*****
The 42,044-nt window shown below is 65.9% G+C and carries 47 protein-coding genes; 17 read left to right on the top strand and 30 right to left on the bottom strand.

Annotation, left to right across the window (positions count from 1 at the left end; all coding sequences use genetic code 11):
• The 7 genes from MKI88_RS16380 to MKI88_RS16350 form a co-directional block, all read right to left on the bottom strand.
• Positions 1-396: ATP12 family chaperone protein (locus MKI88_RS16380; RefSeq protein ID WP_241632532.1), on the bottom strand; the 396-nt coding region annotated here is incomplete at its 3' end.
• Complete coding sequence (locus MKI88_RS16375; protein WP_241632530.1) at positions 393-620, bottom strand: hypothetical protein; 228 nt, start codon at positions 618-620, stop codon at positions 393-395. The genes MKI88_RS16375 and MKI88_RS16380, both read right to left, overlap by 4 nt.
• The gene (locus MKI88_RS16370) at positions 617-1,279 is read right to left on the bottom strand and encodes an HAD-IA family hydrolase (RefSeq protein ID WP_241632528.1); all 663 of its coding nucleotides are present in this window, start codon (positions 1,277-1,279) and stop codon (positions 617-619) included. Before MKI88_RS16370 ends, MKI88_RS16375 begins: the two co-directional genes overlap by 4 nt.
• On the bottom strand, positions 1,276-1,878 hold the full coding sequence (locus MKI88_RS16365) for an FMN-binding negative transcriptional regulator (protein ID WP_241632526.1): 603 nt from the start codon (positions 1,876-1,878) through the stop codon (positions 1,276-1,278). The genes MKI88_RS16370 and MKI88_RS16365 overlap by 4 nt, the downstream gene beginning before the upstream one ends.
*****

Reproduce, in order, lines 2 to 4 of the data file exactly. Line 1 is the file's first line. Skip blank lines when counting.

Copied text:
Annotation, left to right across the window (positions count from 1 at the left end; all coding sequences use genetic code 11):
• The 7 genes from MKI88_RS16380 to MKI88_RS16350 form a co-directional block, all read right to left on the bottom strand.
• Positions 1-396: ATP12 family chaperone protein (locus MKI88_RS16380; RefSeq protein ID WP_241632532.1), on the bottom strand; the 396-nt coding region annotated here is incomplete at its 3' end.